The party later changed their mind a few days later, and announced their intention to contest MacPherson SMC citing closeness with the constituency as they had contested there in the prior election. In a response, a few party members, such as acting secretary-general Hazel Poa[4] and a CEC member Fazli Talip,[5] resigned from NSP, citing that they were strongly opposed on a very controversial decision to contest MacPherson. The party initially fielded Chia as the candidate, but he later withdrew on 23 August due to the online abuse that received from him,[6] and the party eventually chose Cheo as a candidate. Prior to the election, few members had earlier resigned, which members include Nicole Seah and Jeanette Chong-Aruldoss, who later joined WP and SPP, respectively.

During the campaigning period, Cheo drew public outcry on an interview citing MacPherson's incumbent Tin Pei Ling's status as a new mother was "her weakness" and saying that she might spend more time focusing on her child than on her constituents, and later claimed it as a joke.[7]

The party failed to win any of the constituencies, and Cheo had his S$14,500 electoral deposit forfeited as a consequence of garnering less than 12.5% of the valid votes cast for MacPherson (215 or 0.82%).[8]

Earlier, Lim Tean was appointed as acting-secretary general following Poa's resignation, but resigned from his post and left NSP on May 2017,[9] and formed his new party, People's Voice Party, in October 2018.[10]

Objectives and policies[]

In late-2007, the NSP formulated a set of political objectives and mission statements. According to its website, these are:

Political Ideology: The National Solidarity Party believes in a multi-political system that upholds economic progress and nation-building as the twin pillars of a strong and vibrant Singapore where the supremacy of the citizenry is respected and the natural rights of every individual may be enjoyed in harmony with a fair and equitable society."

Mission Statements: NSP exists to uphold democracy and to provide constructive policies. The Party positively promotes the establishment of a multi-party political system. It envisions to be a credible and caring political party in the pursue of rational and responsible politics in the interest of Singapore and Singaporeans.

Core Values:

  • The Right to Dignity
  • Respect for Diversity
  • Service to Society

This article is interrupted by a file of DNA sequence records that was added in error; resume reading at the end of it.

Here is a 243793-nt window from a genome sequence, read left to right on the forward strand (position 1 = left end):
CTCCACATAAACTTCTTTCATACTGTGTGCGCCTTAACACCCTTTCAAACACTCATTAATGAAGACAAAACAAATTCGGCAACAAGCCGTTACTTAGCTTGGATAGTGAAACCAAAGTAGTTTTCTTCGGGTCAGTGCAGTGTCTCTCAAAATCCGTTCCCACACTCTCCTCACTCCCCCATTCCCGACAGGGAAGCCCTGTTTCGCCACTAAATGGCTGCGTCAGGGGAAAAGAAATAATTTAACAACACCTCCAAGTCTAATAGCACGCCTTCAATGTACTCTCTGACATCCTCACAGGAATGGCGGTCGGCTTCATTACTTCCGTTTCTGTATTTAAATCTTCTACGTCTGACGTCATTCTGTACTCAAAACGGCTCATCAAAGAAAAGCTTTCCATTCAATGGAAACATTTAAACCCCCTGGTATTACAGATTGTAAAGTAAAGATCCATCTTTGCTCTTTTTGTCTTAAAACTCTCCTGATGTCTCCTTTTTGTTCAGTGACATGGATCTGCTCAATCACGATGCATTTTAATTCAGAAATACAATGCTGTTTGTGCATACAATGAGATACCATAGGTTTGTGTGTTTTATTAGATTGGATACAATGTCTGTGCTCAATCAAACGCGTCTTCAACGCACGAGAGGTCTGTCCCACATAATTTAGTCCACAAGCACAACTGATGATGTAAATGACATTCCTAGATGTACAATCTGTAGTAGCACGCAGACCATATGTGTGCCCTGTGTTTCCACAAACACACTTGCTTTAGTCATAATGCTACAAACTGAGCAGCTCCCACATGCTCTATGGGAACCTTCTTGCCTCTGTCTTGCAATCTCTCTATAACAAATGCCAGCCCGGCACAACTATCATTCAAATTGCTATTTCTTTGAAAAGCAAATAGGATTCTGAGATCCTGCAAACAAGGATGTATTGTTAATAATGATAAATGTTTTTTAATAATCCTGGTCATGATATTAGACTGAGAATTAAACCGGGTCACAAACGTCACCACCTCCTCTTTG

Organisation and structure[]

18th Central Executive Council[]

The 18th NSP CEC comprises [11]:

  • President: Reno Fong
  • Vice-President: Ridzuan Mohamed
  • Secretary-General: Spencer Ng
  • Treasurer: Ivan Yeo
  • Assistant Treasurer: Raymond Chua
  • Organising Secretary: Sean M.
  • Other Members:
    • Sebastian Teo
    • Eugene Yeo
    • Yip Yew Weng
    • Yadzeth Haris


The party is led by its Central Executive Committee and adherence to its Party Constitution. The Party went through several leadership changes and renewal in its constant effort to assemble the best team possible. Its past Secretary-General includes: Steve Chia, Goh Meng Seng, Hazel Poa, Jeannette Chong-Aruldoss and Lim Tean. Spencer Ng is currently the Secretary-General of National Solidarity Party. Unlike other Political Parties, the President in NSP is the one leading the Party while the Secretary-General is second in the hierarchy.

Electoral Performance[]

Parliamentary elections[]

Due to a merger with the Singapore Democratic Alliance in the 2001 and 2006 elections, the number of candidates represented by the National Solidarity Party was displayed in parenthesis; the number of elected seats represented shown first was for the National Solidarity Party, and the next by SDA.

Election Seats up for election Seats contested by party Seats won by walkover Contested seats won Contested seats lost Total seats won Change Total votes Share of votes Popular vote Resulting Government
1988 81 8 0 0 8 Template:Composition bar Template:Steady 50,432 34.6% 3.8% Template:N/A
1991 81 8 0 0 8 Template:Composition bar Template:Steady 57,306 37.1% 7.3% Template:N/A
1997 83 7 0 0 7 Template:Composition bar Template:Steady 48,322 30.1% 6.7% Template:N/A
2001 84 13 (9) 0 1 (0)Template:Ref 11 (11)Template:Ref Template:Composition barTemplate:Ref Template:Composition bar Template:Increase1 75,428 27.6% 12.0% Template:No2Template:Ref
2006 84 20 (11) 0 1 (0) 19 (11) Template:Composition bar Template:Composition bar Template:Steady 145,628 32.5% 13.0% Template:No2
2011 87 24 0 0 24 Template:Composition bar Template:Decrease1 244,682 39.25% 12.04% Template:N/A
2015 89 12 0 0 12 Template:Composition bar Template:Steady 79,780 25.27% 3.53% Template:N/A
Parliamentary By-elections
Election Seats up for election Seats contested by party Contested seats won Contested seats lost Total votes Share of votes Outcome of election Constituency contested
1992 4 4 0 4 950 1.4% No seat Marine Parade GRC


  • Template:Note Though no NSP candidates was elected in the 2001 election, one candidate from the NSP had the best score among losing candidates and was made a member of NCMP.


See also[]

Template:Commons category

  • List of political parties in Singapore


External links[]